I just want to say that there's sewing, and then there's sewing.
Emily made this pillow yesterday.
It's quite an ordinary pillow - two rectangles sewn together, stuffed partway through the process, and sewn up completely by the end. She decorated it with fabric markers and presented it to the younger sister whose BFF it was made for.
The appropriate thank-you was said, and Bunny (the BFF) went to bed with a new pillow.
While it was all happening, I'd watched the proceedings in a semi-distracted haze - I'd been working on Owie Doll accessories and cooking supper and therefore, mentally, I wasn't quite all there.
And, besides, making and creating happen all the time in this house, right? This was an evening like many others here.
Later, when my mind was empty again, I thought back over the day.
And it hit me like a ton of bricks:
My eleven-year old is now an independent seamstress.
Let me break it down for you - those proceedings that I'd watched in my fog of dinner prep and glossed over as if they were status quo.
This child made this pillow all by herself. That is not a big deal for those of you whose children are already handmaking their own garments at age 5.
It is, however, a big deal for me because she made it all by herself.
Specifically, all by herself, she decided she wanted to make something for Kate.
And, all by herself, she got out her sewing supplies, made her measurements, added her SA, cut out the fabric, stitched away on my sewing machine, stuffed the pillow, sewed up the opening, and embellished it. And cleaned up after.
While I was upstairs preparing supper.
And not in the same room helping her.
All I remember was her asking, "Mom, can I sew this up myself? I know how to use the sewing machine."
"I know how to use the sewing machine."
If that isn't music to a sewing mother's ears, I don't know what is.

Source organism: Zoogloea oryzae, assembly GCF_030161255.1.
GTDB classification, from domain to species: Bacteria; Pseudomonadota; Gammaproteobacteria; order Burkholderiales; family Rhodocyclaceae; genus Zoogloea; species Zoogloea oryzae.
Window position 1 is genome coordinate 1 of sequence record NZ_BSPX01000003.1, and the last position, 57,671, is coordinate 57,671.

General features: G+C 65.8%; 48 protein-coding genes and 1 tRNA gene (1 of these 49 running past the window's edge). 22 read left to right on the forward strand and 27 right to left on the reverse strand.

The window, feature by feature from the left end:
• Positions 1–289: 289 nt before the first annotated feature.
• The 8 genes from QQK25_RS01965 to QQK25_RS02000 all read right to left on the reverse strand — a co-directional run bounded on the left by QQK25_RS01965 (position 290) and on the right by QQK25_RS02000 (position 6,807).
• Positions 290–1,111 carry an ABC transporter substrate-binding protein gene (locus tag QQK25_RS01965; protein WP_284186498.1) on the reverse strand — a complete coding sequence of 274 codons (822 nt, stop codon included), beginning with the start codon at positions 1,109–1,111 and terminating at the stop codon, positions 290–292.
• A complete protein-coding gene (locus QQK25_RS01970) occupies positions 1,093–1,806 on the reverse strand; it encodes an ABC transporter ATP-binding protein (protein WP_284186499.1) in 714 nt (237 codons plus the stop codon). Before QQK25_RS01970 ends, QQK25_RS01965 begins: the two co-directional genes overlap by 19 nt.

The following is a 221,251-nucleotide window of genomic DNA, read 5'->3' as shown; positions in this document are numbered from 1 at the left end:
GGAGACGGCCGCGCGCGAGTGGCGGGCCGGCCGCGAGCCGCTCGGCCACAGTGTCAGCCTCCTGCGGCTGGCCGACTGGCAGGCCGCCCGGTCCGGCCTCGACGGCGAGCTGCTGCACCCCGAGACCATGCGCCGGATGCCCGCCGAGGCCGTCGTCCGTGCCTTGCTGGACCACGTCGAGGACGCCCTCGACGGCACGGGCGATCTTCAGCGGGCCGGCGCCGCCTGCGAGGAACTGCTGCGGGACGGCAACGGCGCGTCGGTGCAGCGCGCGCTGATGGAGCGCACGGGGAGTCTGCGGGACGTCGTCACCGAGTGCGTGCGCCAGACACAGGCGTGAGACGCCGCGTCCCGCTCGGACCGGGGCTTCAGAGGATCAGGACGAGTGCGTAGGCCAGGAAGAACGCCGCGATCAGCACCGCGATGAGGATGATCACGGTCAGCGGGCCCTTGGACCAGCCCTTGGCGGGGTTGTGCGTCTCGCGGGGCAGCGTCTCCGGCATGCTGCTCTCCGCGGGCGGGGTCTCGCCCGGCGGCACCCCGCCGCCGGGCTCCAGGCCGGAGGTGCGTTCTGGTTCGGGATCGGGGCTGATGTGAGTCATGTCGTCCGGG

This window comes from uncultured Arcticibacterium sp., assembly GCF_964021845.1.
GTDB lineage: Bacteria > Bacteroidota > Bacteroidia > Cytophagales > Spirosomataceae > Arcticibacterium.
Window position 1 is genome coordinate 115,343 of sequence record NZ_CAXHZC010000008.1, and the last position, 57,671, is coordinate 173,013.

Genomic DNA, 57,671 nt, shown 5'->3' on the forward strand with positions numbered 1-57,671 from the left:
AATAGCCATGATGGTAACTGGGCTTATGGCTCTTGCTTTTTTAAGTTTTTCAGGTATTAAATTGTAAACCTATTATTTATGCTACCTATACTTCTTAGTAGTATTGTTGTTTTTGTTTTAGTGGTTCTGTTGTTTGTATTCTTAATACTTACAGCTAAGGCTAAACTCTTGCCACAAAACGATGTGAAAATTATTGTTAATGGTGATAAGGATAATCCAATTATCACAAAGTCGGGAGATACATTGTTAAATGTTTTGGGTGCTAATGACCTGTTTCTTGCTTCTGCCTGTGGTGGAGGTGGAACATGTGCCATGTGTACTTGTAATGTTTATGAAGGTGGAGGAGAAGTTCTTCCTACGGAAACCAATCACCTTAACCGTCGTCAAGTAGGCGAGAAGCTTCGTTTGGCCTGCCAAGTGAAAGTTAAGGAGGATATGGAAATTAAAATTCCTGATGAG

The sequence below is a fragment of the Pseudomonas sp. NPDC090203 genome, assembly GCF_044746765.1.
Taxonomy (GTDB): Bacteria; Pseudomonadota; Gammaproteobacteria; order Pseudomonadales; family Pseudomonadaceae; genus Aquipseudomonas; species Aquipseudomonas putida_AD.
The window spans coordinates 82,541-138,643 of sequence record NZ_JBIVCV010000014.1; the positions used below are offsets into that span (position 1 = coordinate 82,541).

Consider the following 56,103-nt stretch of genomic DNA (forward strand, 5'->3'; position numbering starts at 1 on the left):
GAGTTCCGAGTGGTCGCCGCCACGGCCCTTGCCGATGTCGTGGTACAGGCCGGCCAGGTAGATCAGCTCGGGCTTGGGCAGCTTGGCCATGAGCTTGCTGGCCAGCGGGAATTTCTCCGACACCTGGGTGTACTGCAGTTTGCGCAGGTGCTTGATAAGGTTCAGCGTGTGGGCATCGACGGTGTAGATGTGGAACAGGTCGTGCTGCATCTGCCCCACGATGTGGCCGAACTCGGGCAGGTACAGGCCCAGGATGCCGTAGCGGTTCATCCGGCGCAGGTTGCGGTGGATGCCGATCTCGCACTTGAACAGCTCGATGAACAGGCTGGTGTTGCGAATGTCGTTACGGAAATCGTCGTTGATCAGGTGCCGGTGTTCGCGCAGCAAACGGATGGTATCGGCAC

Even more of a big deal to me, is how she made the pillow.
Did you miss it in that earlier paragraph?
Here: I'll show you the bit that blew my mind -
"And, all by herself, she got out her sewing supplies, made her measurements, added her SA, cut out the fabric, stitched away on my sewing machine, stuffed the pillow, sewed up the opening, and embellished it."
My eleven-year-old had just taken her very first step on the amazing journey we call drafting.
No templates. No patterns. No blog tutorials. No Sewing School textbooks;
she simply eyeballed Bunny, measured her fabric according to the user of her finished project, visualized her seam allowances, added them around her seamlines in her layout, and cut.
And sewed her first independent project.
(And I missed it, because I was cooking.)
Now, the tailoring journey is a long one, and it will be quite some years before Emily - or her sisters - are able to draft and sew prom dresses and suchlike. But this is how it begins. And while I'm slowly working with my kids on easy stuff like toys and bags, I am always thinking about how to introduce them to garment-making. I will confess that I had seriously considered starting them out with commercial patterns, because it's an easy shortcut, and because it's the way it's done here in the US, where they'll be living (and hopefully sewing) for most of their lives.
But now, I think that maybe, they might be ready to sew old-school. After all, it isn't about whether the project is simple or challenging; it's about how we make it, how we get from start to finish. As my Aunt Laura always says, "If you can visualize it, you can sew it." It's the mindset, the philosophy: if you can draft a bag, or a pillow, you can draft a garment.
I'm not in a hurry. I'm happy to wait for them to be ready, for them to be the ones to say, "Mom, I need to make a skirt. Can I sew it? I know how to use the sewing machine."
And when that happens, I'll say, "Well, then, cooking can wait. Let's order in, and I'll get out the drafting paper."